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Measurement of child engagement in early childhood education and care


Andrea Ritoša


Professor Mats Granlund, Jönköping University Professor Henrik Danielsson, Linköping Universitet Almqvist, Lena, Professor Mälardalens universitet.


Associate Professor Tuomo Virtanen, University of Jyväskylä.

Disputerat vid

Jönköping University



Abstract in English

Children’s engagement is a widely studied concept in the field of education, early interventions, and disability research. High engagement among children is consistently associated with desired academic, social, and emotional outcomes. However, the engagement of young children in Early Childhood Education and Care (ECEC) settings has received less systematic attention. The aim of this thesis is to investigate the measurement of child engagement in ECEC and related conceptualizations of the construct. The thesis includes two empirical studies and two literature reviews on child engagement in ECEC.

The first empirical study validates the Engagement Versus Disaffection with Learning: Teacher Report questionnaire in a Swedish preschool class. The relationship between a questionnaire of school engagement and questionnaire of child engagement was also investigated. Second study is a scoping literature review exploring how child engagement is conceptualized and operationalized in ECEC settings. For the third study, a subset of the identified studies using two or more measures of child engagement was included in an in-depth review exploring how multimethod measurement of child engagement is implemented in ECEC settings and what are the associations between different measures of child engagement. Lastly, a profile analysis of observed momentary engagement and global engagement was performed among a sample of preschool children in Sweden to investigate typical and atypical engagement profiles.

Findings show that observations are the dominant method for measuring young children’s engagement in ECEC, while teacher questionnaires are mostly used for assessing academic engagement in kindergarten classes in US. Self-reports where young children can report about their own engagement are extremely rare. Child engagement can be rated as low and high in value, as a category that either is or is not present, or as a variable that can be qualitatively described and coded on mutually exclusive categories, even within a same study.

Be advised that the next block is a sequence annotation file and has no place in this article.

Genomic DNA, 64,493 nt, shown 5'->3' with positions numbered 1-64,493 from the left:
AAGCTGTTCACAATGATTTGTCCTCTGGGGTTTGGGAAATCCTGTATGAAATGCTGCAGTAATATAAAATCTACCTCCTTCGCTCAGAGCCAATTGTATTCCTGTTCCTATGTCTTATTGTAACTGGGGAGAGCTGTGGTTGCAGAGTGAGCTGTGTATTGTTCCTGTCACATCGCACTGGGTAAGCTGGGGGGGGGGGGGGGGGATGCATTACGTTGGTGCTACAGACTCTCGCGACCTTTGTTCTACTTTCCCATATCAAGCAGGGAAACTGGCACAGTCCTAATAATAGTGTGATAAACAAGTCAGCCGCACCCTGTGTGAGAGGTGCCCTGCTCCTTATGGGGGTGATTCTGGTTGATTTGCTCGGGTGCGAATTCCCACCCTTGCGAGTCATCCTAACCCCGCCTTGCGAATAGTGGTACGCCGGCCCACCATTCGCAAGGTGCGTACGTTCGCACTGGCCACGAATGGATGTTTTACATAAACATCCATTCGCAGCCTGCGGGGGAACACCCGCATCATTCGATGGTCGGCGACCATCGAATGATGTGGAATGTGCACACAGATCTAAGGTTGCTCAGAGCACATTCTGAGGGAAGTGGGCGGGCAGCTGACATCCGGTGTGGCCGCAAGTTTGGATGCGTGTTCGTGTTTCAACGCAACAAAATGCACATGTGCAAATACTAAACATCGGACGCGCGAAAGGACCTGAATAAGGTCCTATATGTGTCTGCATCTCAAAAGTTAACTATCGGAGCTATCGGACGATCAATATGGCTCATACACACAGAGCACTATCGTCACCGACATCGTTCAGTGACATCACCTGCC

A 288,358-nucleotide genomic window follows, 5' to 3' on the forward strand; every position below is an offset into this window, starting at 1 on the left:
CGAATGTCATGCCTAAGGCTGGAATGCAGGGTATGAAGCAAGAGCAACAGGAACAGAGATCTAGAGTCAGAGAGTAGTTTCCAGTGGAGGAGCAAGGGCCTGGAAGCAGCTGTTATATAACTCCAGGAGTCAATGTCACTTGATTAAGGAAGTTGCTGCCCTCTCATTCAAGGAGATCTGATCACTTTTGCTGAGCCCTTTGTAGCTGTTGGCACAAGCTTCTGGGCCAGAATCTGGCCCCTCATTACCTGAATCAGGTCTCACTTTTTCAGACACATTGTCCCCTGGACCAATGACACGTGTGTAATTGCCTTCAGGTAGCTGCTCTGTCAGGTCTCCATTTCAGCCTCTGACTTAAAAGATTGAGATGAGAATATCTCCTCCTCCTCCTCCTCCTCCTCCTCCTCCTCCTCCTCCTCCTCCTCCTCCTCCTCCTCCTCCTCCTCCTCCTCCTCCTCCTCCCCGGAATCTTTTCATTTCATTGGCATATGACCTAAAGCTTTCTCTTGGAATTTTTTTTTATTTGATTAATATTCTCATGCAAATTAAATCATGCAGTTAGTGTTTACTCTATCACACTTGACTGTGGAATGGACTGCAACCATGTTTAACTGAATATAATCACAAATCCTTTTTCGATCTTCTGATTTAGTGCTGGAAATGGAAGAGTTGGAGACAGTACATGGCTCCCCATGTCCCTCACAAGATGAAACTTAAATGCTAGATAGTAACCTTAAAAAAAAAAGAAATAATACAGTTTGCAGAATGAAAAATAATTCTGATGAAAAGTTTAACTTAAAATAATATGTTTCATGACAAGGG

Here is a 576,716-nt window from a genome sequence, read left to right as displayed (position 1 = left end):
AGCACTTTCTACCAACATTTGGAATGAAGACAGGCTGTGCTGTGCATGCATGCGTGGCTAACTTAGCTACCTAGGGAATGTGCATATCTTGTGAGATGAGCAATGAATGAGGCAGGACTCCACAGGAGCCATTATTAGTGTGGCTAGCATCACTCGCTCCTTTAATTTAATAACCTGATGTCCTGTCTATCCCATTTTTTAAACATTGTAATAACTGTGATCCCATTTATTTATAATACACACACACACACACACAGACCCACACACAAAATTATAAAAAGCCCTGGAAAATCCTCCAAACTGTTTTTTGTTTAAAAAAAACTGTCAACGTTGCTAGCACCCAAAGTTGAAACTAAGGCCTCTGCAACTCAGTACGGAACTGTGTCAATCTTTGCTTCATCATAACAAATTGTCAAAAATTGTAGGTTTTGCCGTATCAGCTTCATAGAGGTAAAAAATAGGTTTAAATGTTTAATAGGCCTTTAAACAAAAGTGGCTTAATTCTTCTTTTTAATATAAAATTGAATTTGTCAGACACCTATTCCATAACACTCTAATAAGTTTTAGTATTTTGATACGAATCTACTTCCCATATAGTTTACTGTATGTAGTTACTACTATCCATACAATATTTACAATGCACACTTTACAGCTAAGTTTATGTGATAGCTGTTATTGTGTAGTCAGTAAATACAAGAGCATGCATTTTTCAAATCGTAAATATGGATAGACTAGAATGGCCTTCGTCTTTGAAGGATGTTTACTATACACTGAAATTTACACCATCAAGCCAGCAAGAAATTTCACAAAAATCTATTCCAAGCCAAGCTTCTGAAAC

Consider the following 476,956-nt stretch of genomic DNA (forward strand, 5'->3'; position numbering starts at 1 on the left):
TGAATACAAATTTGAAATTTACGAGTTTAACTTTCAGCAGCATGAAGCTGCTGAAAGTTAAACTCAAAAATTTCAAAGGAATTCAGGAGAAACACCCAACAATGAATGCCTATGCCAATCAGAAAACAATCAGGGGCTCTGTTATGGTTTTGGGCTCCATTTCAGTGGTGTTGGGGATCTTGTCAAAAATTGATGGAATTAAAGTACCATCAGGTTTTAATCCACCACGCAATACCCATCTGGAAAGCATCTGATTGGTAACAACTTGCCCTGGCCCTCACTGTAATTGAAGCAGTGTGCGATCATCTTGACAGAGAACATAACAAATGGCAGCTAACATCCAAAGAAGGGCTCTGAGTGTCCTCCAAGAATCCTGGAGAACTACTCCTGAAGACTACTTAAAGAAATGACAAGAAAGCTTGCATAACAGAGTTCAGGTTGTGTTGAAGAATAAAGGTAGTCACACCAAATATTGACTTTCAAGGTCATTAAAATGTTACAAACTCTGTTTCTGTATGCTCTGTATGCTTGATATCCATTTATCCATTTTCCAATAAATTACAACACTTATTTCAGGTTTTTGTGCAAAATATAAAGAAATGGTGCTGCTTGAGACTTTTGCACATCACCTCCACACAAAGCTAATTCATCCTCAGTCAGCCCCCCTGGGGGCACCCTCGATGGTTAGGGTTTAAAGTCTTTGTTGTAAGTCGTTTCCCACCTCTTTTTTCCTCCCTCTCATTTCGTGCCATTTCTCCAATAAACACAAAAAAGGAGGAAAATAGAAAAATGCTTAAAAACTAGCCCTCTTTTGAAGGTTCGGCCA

Although we discovered a strong correlation between child engagement and school engagement in the Swedish preschool class, suggesting that these constructs are highly similar, literature review indicates that the conceptualization and measurement of school engagement and engagement of young children in ECEC differ in several aspects. Child engagement is dominantly associated with behaviors and seen as contextual, whereas school engagement includes internal aspects and can be seen as a stable tendency or even a trait of the child. Results from empirical studies and the in-depth literature review show that teacher questionnaires of child engagement, even if they nominally assess different aspects of engagement, tend to correlate higher than questionnaires and observations of child engagement. This indicates that questionnaires and observations of child engagement tap into qualitatively different aspects of what is considered engagement. Low global engagement in children is rare and probably more indicative of problems in functioning than low observed engagement. On the other hand, high observed engagement can indicate child’s potential for high engagement within a certain context, partly independent of child’s global engagement. Observations of child engagement are more sensitive to changes induced by interventions, whereas teacher-rated global engagement serves as a stronger predictor of future outcome.

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